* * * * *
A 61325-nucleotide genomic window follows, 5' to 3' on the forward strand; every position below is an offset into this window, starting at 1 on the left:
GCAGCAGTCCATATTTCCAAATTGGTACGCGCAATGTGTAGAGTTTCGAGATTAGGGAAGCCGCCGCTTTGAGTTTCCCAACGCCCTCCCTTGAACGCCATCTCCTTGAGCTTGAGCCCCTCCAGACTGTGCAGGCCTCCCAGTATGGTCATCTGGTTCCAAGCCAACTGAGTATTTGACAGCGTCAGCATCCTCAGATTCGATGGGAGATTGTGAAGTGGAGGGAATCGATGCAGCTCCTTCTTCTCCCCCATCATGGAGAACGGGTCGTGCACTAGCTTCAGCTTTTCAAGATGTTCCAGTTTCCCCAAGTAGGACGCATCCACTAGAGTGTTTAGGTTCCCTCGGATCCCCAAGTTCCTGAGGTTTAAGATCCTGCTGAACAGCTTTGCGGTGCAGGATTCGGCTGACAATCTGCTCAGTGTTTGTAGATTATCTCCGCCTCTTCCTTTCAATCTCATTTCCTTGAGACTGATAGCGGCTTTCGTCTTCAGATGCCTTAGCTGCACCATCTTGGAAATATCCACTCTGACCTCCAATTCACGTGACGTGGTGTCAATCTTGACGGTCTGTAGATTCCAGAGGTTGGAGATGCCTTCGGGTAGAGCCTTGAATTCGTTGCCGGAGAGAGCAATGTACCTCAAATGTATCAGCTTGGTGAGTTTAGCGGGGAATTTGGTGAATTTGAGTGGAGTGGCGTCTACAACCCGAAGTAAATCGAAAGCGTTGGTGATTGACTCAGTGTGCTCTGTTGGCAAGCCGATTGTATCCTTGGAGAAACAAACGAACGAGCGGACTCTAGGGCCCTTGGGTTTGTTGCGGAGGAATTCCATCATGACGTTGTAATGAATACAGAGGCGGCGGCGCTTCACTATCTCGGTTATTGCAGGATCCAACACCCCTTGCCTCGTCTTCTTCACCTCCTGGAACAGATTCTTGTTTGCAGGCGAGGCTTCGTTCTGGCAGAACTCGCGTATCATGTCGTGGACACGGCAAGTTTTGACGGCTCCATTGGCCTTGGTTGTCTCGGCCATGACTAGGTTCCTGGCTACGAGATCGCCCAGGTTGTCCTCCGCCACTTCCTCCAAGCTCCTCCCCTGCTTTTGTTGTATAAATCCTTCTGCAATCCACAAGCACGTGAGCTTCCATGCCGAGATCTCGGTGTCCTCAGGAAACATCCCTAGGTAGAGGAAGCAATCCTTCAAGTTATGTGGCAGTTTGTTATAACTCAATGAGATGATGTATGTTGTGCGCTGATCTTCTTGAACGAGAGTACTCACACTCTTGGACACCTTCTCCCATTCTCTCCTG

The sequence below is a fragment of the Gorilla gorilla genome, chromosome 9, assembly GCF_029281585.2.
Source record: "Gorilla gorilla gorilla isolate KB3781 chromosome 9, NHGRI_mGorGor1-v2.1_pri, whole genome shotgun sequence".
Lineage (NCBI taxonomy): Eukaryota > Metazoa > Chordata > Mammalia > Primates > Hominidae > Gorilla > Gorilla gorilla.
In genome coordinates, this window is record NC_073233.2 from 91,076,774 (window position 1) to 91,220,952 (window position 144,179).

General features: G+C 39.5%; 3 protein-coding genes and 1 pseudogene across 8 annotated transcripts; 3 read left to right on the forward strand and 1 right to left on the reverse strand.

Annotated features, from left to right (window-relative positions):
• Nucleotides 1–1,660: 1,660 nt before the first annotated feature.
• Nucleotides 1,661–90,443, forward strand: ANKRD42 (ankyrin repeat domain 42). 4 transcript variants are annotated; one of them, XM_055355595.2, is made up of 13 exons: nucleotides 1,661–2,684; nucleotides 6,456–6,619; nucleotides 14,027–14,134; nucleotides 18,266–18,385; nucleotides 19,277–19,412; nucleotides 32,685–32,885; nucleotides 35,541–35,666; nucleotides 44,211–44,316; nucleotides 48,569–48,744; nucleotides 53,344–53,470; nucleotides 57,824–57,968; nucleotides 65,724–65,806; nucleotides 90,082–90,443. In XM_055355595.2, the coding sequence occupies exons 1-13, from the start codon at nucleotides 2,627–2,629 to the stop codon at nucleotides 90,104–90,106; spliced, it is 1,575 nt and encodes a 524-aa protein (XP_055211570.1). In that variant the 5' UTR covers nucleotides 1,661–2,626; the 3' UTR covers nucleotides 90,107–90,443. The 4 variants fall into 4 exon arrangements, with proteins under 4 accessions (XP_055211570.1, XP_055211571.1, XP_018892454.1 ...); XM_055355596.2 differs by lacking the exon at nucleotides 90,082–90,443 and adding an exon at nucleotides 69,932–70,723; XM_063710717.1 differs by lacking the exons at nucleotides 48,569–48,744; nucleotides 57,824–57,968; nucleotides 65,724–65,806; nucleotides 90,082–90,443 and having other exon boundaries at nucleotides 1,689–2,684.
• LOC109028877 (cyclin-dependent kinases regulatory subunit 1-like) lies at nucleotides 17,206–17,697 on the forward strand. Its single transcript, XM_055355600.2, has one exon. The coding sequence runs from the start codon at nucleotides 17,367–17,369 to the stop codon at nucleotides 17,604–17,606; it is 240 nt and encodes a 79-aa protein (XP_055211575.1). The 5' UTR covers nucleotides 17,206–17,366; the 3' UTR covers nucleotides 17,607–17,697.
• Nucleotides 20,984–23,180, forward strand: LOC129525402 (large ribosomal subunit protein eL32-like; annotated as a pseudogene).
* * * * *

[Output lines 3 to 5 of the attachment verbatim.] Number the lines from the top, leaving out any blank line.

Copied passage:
The sequence below is a fragment of the Gorilla gorilla genome, chromosome 9, assembly GCF_029281585.2.
Source record: "Gorilla gorilla gorilla isolate KB3781 chromosome 9, NHGRI_mGorGor1-v2.1_pri, whole genome shotgun sequence".
Lineage (NCBI taxonomy): Eukaryota > Metazoa > Chordata > Mammalia > Primates > Hominidae > Gorilla > Gorilla gorilla.